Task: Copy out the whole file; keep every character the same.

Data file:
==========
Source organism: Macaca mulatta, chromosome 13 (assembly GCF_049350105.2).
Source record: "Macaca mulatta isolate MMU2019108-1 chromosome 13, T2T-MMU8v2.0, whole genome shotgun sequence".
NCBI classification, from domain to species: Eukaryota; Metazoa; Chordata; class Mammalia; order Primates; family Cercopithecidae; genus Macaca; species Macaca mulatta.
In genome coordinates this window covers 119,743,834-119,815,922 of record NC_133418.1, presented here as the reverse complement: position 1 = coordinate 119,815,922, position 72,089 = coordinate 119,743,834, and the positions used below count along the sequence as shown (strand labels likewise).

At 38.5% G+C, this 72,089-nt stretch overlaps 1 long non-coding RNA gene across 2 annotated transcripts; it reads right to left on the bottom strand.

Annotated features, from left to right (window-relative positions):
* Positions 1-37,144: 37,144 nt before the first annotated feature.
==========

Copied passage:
Source organism: Macaca mulatta, chromosome 13 (assembly GCF_049350105.2).
Source record: "Macaca mulatta isolate MMU2019108-1 chromosome 13, T2T-MMU8v2.0, whole genome shotgun sequence".
NCBI classification, from domain to species: Eukaryota; Metazoa; Chordata; class Mammalia; order Primates; family Cercopithecidae; genus Macaca; species Macaca mulatta.
In genome coordinates this window covers 119,743,834-119,815,922 of record NC_133418.1, presented here as the reverse complement: position 1 = coordinate 119,815,922, position 72,089 = coordinate 119,743,834, and the positions used below count along the sequence as shown (strand labels likewise).

At 38.5% G+C, this 72,089-nt stretch overlaps 1 long non-coding RNA gene across 2 annotated transcripts; it reads right to left on the bottom strand.

Annotated features, from left to right (window-relative positions):
* Positions 1-37,144: 37,144 nt before the first annotated feature.